Who is a beneficial owner

Who is a beneficial owner?

Here, we discuss who is a beneficial owner for the purpose of filing a BOI report?

The Financial Crimes Enforcement Network (FinCEN) requires reporting companies to submit a Beneficial Ownership Information (BOI) report. The BOI report identifies the beneficial owners of the company and provides additional information for each beneficial owner.

This information is collected by FinCEN to protect the U.S. financial system from illicit use. FinCEN provides this information to law enforcement and other government agencies to help prevent corrupt individuals, terrorists, and proliferators from hiding money or other property in the United States.

The United States is one of more than 30 countries that have implemented some form of central register of beneficial ownership information. The implementation of the BOI report and beneficial ownership reporting requirement is a significant step forward in the fight against financial crime.

Who is a beneficial owner?

A beneficial owner is any person who directly or indirectly:

  1. Exercises substantial control over your company, OR
  2. Owns or controls at least 25% of your company.

Your company must identify as beneficial owner any individual who meets either one of the two criteria for beneficial owner above, unless such individual is exempt from being a beneficial owner. To learn more, visit Who is exempt from being a beneficial owner?

Who is considered to exercise substantial control over a company?

Generally, anyone who is able to make important decisions on behalf of your company is considered to exercise substantial control over the reporting company.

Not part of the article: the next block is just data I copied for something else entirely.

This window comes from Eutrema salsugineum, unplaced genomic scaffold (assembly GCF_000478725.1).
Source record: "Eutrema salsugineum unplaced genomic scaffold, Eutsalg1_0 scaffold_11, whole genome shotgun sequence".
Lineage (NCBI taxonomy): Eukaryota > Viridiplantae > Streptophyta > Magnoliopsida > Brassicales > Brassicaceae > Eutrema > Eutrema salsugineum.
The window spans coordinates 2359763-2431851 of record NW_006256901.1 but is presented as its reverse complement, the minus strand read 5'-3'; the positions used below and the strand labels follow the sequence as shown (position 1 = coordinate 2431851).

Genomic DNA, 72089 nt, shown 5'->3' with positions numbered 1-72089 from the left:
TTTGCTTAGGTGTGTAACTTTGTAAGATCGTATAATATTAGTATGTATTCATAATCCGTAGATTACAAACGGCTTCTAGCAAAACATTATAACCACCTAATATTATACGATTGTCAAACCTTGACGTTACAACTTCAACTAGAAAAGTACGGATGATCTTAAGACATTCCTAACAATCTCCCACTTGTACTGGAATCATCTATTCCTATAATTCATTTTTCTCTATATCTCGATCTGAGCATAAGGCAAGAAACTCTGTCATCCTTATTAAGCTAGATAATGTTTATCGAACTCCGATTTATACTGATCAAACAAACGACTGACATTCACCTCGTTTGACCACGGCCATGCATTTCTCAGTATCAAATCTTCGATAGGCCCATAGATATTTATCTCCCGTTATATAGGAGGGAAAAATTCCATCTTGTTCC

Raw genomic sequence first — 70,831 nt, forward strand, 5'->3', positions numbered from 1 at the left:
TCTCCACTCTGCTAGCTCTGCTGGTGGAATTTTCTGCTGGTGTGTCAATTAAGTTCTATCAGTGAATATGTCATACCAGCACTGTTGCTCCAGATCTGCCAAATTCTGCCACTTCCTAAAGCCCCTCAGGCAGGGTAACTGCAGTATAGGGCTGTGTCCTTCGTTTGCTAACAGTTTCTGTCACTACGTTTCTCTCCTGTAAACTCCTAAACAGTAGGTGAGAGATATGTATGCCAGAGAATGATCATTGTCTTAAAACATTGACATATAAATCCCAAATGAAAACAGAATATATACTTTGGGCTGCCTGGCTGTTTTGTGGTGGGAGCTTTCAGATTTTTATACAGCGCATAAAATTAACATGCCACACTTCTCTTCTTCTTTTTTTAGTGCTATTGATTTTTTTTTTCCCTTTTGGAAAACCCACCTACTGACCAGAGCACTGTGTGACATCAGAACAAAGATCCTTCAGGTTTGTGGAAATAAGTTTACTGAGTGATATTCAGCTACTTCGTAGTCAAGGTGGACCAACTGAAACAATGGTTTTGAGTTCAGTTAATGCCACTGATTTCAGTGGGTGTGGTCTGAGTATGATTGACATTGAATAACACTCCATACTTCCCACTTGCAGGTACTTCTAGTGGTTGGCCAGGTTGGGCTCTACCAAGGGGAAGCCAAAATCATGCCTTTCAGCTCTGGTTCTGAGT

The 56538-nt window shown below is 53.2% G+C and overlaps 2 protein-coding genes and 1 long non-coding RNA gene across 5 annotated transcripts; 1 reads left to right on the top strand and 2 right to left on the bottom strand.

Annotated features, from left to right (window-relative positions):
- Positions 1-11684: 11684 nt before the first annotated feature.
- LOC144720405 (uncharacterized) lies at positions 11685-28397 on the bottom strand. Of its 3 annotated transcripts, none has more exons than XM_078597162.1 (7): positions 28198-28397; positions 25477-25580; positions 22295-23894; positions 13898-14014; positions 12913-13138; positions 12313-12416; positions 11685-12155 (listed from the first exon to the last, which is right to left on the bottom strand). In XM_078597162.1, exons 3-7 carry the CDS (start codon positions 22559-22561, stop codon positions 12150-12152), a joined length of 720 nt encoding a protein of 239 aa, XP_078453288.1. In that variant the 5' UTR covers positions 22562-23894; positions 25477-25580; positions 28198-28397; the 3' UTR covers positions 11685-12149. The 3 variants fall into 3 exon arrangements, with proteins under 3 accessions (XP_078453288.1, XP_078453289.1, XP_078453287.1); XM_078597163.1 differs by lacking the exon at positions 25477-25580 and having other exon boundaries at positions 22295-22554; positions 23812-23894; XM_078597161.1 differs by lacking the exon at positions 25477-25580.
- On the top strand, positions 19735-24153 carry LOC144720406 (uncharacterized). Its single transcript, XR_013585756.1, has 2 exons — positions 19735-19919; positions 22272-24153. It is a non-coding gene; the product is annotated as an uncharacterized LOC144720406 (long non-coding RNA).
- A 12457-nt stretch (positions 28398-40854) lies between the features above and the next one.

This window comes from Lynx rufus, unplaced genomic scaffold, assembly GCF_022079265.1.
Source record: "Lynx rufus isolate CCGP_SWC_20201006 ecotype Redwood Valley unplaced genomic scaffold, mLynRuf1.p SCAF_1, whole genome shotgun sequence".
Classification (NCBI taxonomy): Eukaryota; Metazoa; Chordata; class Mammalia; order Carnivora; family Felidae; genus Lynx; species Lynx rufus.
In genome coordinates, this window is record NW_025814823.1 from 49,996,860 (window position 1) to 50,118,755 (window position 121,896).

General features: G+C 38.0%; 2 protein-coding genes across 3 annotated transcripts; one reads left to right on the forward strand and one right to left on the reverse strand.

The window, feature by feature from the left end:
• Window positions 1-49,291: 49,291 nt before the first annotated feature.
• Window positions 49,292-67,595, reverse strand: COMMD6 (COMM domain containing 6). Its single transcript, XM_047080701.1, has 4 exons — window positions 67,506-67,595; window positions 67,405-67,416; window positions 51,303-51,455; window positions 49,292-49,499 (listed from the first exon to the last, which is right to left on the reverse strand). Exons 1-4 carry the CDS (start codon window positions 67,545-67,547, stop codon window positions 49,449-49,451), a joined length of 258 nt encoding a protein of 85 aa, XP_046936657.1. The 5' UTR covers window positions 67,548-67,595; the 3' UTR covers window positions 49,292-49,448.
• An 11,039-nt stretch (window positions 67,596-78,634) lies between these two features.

A person with substantial control of your company generally includes at least one of the following:

  • Senior officer of the company. Senior officer includes an individual holding the position or exercising the authority of a president, chief financial officer (CFO), general counsel, chief executive officer (CEO), chief operating officer (COO), or any other officer who performs a similar function. Senior officer does not include corporate secretary and treasurer.
  • A person with authority to appoint or remove senior officers or a majority of the board of directors or similar body; or
  • A person who directs, determines or has substantial influence over important decisions made by the company. An individual performing ordinary advisory or other third-party professional services to a reporting company should not be included.
  • A person who exercises any other form of substantial control over the company.

For example, a CEO with authority to hire or fire other senior executives such as the CFO or COO would be considered to exercise substantial control. On the other hand, a manager who merely has authority over day-to-day operations and can hire or fire only junior staff will not be considered to exercise substantia control.

How do I know if I own or control 25% or more of a company?

For an individual to qualify as a beneficial owner, he or she must own or control 25 % of ownership interest in the reporting company.

When submitting the BOI report, a reporting company must identify and report information about each beneficial owner that has at least 25% ownership in the company.

To determine if an individual has at least 25% interest in a reporting company, their direct and indirect ownership is calculated as a percentage of the company’s total outstanding units or shares. If the calculation is not certain, then any individual with 25% or more of any class or type of ownership interest is considered to meet the required threshold.